Seven in 10 people believe there are too few nurses to deliver safe care, according to a new poll commissioned to coincide with the RCN’s launch of the first nurse workforce standards.
A survey of 1,752 members of the public found 70% agreed that there are too few nurses to provide safe care. When asked what concerned them most about these shortages, over a quarter (28%) of respondents said they felt that themselves or their families may not get the care required when needed.
There are currently more than 50,000 nursing vacancies in the NHS alone across the UK, with many more unrecorded vacancies in other health care settings and in social care. This is expected to be exacerbated by the pandemic, as many nursing staff face burn out and exhaustion.
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‘The survey shows that patients experience nursing staff being rushed off their feet and want to know what is being done about it. At no time has this been more evident than during the pandemic,’ said Royal College of Nursing Acting Chief Executive and General Secretary Pat Cullen.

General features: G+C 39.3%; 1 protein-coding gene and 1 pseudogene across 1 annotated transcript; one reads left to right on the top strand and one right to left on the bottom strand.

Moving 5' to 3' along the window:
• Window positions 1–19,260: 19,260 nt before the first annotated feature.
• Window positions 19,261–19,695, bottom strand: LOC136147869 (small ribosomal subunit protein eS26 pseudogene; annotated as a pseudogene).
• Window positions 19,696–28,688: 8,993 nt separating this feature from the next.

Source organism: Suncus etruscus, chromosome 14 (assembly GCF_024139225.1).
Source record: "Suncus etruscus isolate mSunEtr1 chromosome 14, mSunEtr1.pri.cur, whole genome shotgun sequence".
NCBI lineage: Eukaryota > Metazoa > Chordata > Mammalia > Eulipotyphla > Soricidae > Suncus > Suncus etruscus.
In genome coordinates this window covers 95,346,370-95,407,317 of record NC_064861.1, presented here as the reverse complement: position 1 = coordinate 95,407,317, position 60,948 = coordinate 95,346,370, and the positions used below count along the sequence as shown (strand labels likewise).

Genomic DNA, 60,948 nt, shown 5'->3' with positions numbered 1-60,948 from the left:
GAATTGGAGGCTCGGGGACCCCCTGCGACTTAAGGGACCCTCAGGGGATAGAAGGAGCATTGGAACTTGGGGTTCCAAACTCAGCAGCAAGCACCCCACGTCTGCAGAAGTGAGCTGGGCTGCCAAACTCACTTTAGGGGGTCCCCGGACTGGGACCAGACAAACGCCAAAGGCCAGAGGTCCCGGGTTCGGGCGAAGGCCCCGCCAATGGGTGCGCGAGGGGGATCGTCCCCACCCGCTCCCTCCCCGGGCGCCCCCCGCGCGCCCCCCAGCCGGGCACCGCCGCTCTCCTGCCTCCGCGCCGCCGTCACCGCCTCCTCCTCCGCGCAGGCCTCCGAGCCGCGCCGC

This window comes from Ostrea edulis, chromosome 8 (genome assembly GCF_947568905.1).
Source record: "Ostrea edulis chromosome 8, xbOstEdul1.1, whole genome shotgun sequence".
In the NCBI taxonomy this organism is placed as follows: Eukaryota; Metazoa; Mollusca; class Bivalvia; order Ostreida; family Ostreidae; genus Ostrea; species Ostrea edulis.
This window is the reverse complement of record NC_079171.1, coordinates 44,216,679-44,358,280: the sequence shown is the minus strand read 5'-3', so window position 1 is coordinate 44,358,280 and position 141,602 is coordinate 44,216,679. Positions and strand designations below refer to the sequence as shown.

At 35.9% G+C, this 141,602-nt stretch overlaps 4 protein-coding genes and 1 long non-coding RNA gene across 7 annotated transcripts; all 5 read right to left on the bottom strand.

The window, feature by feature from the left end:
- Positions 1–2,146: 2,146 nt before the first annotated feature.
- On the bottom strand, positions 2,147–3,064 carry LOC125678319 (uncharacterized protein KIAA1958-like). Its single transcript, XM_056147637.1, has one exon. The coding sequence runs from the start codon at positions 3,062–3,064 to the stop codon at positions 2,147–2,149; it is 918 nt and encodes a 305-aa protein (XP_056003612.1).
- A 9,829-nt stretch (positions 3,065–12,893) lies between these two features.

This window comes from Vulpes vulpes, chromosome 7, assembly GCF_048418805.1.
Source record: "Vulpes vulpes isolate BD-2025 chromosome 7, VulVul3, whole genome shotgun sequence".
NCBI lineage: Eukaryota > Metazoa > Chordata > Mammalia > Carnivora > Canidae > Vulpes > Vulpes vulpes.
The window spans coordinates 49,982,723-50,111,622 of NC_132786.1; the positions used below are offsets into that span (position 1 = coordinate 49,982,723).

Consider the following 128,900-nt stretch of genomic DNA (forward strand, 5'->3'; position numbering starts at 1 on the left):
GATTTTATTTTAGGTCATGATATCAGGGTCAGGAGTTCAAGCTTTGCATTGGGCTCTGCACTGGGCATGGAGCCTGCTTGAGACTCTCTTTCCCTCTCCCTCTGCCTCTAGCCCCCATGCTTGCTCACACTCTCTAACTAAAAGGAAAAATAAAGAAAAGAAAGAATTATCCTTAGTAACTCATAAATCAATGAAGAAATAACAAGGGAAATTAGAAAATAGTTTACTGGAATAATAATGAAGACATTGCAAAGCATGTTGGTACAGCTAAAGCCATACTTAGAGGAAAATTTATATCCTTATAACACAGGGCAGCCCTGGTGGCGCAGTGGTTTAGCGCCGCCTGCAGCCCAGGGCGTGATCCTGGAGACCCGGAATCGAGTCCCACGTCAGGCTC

‘The shortage of nursing staff across all specialisms in the profession, in the NHS and independent sector, compromises patient safety. We are acting to address this by setting out these Standards that must underpin workforce planning. These standards must be consistently applied across the UK.’
The launch of the ‘Nursing Workforce Standards’ marks the first time the Royal College of Nursing has set out detailed expectations for employers, regulators, and national organisations to support patient safety and enable the UK’s nursing workforce to deliver safe and effective care.
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The new standards set out expectations that expectations that all employers will make sure their workforce plans are designed by an executive nurse or equivalent, with the safety and care of patients as a priority over financial costs. Employers must ensure long-term contingency plans are in place in case of critical incidents or events, to cover absences, and make sure workplaces or teams are not left understaffed.
Employers must not continue to be over-reliant on bank or agency staff, and the Standards reject the practice of student nurses and non-clinical staff being included in staffing numbers.
‘Nursing is the largest safety critical profession in healthcare and it’s vital that we have the right staff, with the right skills, in the right place, at the right time,’ added Ms Cullen.